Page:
Celebrate Black History Month

Celebrate Black History Month at OMCA. Photo courtesy of VisitOakland.
Every February, the United States pays tribute to African Americans whose struggles and triumphs are woven into the fabric of America’s story. This month-long celebration, initiated by Harvard-educated historian Carter G. Woodson in 1925, was created to acknowledge the ignored contributions from artists and activists, academics and craftsmen, writers and poets, and people in service. Check out these BARTable Black History Month celebrations that take place on both sides of the Bay. 
Photo courtesy of San Francisco Public Library.
More Than a Month Black History Festival (through Feb. 29) by Civic Center/UN Plaza 
Check out over 80 film screenings and literary events for adults, interactive events for teens, and hands-on activities for children at the More Than a Month Black History Festival at the San Francisco Public Library. The festival is through February 29 and all the events are free. Take BART to Civic Center/UN Plaza and walk three minutes to the library. 
Photo courtesy of OMCA
Black Power at OMCA (ongoing) by Lake Merritt 
Uncover the history of the Black Power movements in California with a compelling addition to the Gallery of California History at the Oakland Museum of California. In response to the widely-popular 2016 exhibition All Power to the People: Black Panthers at 50, this new installation will illustrate the creative ways black anti-racist activists in California supported their communities and challenged the U.S. government. Focusing on the example of the Black Panther Party, Black Power will bring to light the tensions between a culturally and socially progressive California and examples of economic racism and oppression in the state. General admission begins at $7 for youth, $16 for adults and tickets can be purchased online. Take BART to Lake Merritt and walk three minutes to the museum.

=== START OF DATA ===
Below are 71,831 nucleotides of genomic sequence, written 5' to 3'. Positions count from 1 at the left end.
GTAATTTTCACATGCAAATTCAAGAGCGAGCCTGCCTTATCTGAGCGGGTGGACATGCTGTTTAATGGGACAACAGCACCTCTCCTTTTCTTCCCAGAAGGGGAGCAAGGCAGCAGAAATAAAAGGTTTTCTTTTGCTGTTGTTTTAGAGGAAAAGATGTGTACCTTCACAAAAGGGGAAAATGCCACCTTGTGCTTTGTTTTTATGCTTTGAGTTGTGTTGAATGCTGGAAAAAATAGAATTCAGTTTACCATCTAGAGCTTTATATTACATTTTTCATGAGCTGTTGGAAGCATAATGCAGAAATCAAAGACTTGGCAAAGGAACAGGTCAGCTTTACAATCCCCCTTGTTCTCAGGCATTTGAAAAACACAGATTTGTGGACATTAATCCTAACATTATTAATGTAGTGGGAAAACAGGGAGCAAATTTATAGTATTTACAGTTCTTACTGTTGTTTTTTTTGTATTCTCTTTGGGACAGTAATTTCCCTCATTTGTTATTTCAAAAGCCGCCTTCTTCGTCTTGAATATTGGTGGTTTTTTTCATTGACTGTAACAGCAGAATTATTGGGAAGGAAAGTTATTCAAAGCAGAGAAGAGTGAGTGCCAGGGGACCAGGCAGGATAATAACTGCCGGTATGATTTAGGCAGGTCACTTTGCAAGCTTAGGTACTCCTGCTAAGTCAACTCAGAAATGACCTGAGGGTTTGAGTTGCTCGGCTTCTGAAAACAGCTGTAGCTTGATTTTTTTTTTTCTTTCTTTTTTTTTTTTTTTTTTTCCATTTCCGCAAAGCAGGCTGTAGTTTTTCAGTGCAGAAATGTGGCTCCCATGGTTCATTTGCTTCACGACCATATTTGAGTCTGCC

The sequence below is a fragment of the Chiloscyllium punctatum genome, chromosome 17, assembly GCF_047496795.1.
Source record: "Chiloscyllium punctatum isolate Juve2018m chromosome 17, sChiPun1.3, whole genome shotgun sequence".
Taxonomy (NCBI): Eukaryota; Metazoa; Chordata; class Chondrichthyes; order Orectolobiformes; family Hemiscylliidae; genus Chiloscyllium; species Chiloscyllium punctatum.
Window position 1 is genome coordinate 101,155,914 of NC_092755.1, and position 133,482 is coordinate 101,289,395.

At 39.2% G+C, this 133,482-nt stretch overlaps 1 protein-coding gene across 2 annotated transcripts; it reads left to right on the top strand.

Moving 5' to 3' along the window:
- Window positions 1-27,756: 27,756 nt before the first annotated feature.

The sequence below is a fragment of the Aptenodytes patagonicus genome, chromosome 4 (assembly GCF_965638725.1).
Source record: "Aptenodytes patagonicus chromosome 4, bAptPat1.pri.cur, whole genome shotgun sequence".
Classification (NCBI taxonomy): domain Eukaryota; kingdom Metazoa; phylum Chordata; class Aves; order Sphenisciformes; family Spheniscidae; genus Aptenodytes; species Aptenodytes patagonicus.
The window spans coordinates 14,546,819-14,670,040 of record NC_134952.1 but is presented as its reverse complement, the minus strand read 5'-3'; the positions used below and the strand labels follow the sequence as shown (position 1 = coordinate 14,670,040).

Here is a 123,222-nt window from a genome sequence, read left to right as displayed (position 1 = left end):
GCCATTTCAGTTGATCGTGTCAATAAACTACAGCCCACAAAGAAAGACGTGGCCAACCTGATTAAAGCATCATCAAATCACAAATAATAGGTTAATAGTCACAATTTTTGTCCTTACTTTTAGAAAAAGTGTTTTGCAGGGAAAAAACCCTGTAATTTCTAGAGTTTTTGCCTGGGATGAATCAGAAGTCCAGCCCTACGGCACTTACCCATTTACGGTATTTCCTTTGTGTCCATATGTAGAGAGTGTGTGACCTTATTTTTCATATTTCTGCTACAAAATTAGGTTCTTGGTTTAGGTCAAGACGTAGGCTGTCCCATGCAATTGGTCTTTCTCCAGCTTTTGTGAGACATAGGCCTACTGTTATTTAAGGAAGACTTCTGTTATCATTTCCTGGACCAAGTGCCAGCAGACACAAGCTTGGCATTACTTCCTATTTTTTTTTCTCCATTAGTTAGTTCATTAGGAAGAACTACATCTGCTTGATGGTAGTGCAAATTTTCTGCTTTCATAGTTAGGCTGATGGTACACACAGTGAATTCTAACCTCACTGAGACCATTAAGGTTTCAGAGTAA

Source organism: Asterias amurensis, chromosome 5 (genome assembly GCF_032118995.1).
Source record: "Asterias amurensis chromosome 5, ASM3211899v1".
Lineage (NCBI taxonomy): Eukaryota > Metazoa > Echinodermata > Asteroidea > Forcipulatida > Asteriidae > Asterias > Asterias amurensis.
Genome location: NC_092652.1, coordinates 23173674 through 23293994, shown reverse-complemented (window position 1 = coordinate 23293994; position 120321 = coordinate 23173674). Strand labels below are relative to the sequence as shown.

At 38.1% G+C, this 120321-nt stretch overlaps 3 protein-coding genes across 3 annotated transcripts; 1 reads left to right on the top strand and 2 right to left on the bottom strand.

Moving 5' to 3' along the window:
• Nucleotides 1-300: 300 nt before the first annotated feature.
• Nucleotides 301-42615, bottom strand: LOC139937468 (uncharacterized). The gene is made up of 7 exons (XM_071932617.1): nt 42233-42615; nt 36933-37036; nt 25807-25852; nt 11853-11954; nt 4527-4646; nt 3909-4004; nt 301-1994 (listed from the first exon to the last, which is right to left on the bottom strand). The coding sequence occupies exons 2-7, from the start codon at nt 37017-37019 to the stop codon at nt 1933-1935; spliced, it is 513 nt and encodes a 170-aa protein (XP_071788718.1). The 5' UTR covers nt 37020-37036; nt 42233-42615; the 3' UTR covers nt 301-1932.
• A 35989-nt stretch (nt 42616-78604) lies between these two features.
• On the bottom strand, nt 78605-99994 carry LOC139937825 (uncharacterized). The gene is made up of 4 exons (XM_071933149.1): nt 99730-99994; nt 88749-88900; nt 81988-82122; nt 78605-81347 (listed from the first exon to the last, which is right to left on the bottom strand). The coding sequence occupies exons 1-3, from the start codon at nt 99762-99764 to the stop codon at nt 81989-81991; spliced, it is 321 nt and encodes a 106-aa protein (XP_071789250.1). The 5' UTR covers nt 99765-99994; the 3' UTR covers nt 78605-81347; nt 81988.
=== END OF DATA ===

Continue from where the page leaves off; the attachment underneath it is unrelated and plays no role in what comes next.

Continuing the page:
Richmond Art Center | Art of the African Diaspora (through Mar. 13) by Richmond 
Art of the African Diaspora is a group exhibition featuring work by over 150 artists of African descent. The exhibition is held at the Richmond Art Center beginning January 14 and runs through March 13. This exhibition is accompanied by self-guided open studios and satellite exhibitions. Admission to the galleries is free and open to the public Tuesday-Saturday. Take BART to Richmond and walk 13-minutes to the Art Center.
African American Museum & Library (through Feb. 29) by 12th St/Oakland City Center 
The African American Museum & Library is dedicated to the discovery, preservation, interpretation and sharing of historical and cultural experiences of African Americans in California and the West for present and future generations. The current exhibit, African Americans and the Ballot, features volumes that offer insights on black and the arduous struggle- from 1865 to present day- to participate in electoral politics in the US. Take BART to 12th St/Oakland City Center and walk five minutes to the museum. 
Photo courtesy of Wine & Bowties.
During Inside the Black Panther Archives: An Evening with Fredrika Newton, Newton shares her personal leadership vision to realize a Black Panther Party legacy monument and a digitally immersive museum in Oakland. The conversation takes place at the New Parkway Theater in Oakland, 10 minutes from 19th St/Oakland, on Wednesday, February 12 at 7pm. Tickets are available online and are free.
Photo courtesy of the Black Joy Parade
Black Joy Parade (Feb. 23) by 12th St/Oakland City Center or 19th St/Oakland 
The third annual Black Joy Parade is Sunday, February 23 in the heart of Downtown Oakland, steps away from both 12th St/Oakland City Center and 19th St/Oakland stations. This is the largest free, family-friendly event of its kind in California. A parade and festival to celebrate the black experience past, present, and future. 
Photo courtesy of the Museum of the African Diaspora
The Museum of the African Diaspora honors the legacy of Black History Month by offering free admission all day on Saturday, February 29. There’s no better way to celebrate an extra day on such a special month than by experiencing the museum's current exhibitions for free one day before they close the public. Also taking place is a live reading of Esai's Table by Nathan Yungerber from the Lorrain Hansberry Theater from 2-5pm. Take BART to Montgomery St and walk five minutes to the museum. 

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